PUBLISHED: 16:24 04 February 2010 | UPDATED: 15:25 20 February 2013
But it's not just Shakespeare bringing people to stratford-upon-Avon. You might even get to have a coffee with The Doctor! Pictures by Kate Brown
IT WOULD be unforgivably misleading to suggest that being a trader in Stratford-upon-Avon makes you more likely to produce a world-famous playwright as son and heir. But John Shakespeare certainly didn't do badly in that department. He started life humbly enough - raised on a farm in a nearby village - before coming to Stratford to make his fortune. He went into business as a glover and a whittawer - a white leather worker - both considered agreeable and respectable trades indeed; and a measure of the respect his fellow citizens accorded him was demonstrated when he was elected to the first of many eminent positions in the town, in 1556: as borough ale taster (a post that sadly no longer exists).
"There's a lot of talk about Shakespeare coming from a poor background, but in fact his father ran a shop in Henley Street and did very well for himself," explains Stratford's Mayor, Joyce Taylor. "John Shakespeare was very prolific and became rather wealthy - before losing a fortune as a money-lender, which was his downfall. He made wonderful leather goods for the upper echelons of society, and William received a free education while his father was on the town council."
There's a rare opportunity this month to see the schoolroom where Shakespeare is thought to have been taught, as part of Heritage Open Days (HODs). Now the King Edward VI School, it's still in Guild Hall, Church Street, where Shakespeare would have had to sit on a hard wooden bench from six in the morning for up to 12 hours a day.
There are other HODs events too - the historic Georgian town hall is open, as well as the old town jail (now a solicitor's) in Sheep Street.
You might not find 'John Shakespeare Whittawer' on the shop signs nowadays, but you will still find traders who show the same level of individuality, skill and dedication. Antiques, luxury and artisan food and drink, clothes and gifts, and more besides - the boutiques are plentiful. As well as the main streets, there's Cox's Yard. Once owned by timber merchant James Cox who supplied materials for many historic buildings, it's now a family entertainment complex - a great place to eat and look at the world going by.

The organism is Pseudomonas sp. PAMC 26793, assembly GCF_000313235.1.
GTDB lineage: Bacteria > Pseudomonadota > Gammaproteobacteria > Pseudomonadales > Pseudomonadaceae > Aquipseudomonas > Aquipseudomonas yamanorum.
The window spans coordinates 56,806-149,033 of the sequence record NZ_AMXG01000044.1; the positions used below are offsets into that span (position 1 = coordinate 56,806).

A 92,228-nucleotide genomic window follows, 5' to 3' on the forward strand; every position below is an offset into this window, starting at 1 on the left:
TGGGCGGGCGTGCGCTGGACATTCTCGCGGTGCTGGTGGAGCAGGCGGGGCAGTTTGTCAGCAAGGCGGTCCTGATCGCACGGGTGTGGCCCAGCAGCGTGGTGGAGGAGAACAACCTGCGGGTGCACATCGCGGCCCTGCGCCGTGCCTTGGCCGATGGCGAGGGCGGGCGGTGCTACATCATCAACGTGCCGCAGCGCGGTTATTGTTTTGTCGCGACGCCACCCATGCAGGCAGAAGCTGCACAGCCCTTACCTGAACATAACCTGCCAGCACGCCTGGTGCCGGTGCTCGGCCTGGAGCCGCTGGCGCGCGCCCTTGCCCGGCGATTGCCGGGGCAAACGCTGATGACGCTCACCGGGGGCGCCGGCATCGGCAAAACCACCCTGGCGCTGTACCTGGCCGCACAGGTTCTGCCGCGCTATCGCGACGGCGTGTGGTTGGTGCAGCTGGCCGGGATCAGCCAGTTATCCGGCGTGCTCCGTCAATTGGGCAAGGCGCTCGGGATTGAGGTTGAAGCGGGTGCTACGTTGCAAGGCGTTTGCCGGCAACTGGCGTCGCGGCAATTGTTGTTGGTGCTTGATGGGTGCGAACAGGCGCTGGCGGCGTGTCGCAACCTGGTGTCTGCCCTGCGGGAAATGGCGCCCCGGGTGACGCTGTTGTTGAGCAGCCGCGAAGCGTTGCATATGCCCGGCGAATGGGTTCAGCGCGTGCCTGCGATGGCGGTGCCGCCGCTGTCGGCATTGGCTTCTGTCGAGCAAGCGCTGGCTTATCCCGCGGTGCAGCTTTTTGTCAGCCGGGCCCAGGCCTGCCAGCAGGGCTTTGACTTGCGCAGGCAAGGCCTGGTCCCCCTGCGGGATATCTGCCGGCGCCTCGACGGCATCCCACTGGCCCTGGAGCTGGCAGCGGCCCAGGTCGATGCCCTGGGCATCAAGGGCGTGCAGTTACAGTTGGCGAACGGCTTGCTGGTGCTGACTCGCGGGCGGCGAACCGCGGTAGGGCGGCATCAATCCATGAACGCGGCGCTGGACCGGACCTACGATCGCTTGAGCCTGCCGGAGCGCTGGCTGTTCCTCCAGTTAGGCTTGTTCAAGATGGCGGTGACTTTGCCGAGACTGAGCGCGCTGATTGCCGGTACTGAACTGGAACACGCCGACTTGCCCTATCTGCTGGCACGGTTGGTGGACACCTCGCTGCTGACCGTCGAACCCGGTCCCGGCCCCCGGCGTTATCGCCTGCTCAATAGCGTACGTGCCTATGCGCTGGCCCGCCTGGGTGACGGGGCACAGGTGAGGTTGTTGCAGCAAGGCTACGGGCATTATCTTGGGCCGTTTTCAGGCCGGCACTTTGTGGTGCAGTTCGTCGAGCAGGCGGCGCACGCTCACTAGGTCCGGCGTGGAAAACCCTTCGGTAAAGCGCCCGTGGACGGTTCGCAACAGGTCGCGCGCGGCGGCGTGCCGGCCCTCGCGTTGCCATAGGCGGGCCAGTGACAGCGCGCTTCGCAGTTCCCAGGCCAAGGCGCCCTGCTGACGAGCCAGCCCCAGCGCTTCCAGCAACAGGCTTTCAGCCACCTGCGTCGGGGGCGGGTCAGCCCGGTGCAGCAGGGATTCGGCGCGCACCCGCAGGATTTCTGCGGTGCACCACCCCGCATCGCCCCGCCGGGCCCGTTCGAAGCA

"There are so many excellent shops and so much to see and do," Joyce Taylor says. "It's not a snooty place, and nor is it just for Shakespeare lovers; it's a family town. And you can enjoy yourself without spending a fortune, whether it's window shopping, or brass rubbing at the brass centre, or talking a walking or a bus tour.
"In fact, one of my favourite things to do is to people-watch. There's a lovely little caf area at the Courtyard Theatre where you know you're going to see actors - possibly even David Tennant or Patrick Stewart!"
And there aren't many Cotswold towns where you can get a cup of coffee with the Doctor thrown in for free.
Heritage Open days, where historic and unusual properties are open to the public for free, run from September 11-14. For more information, visit www.heritageopendays.org.uk
For information on shops and other attractions, see www.visitstratforduponavon.co.uk
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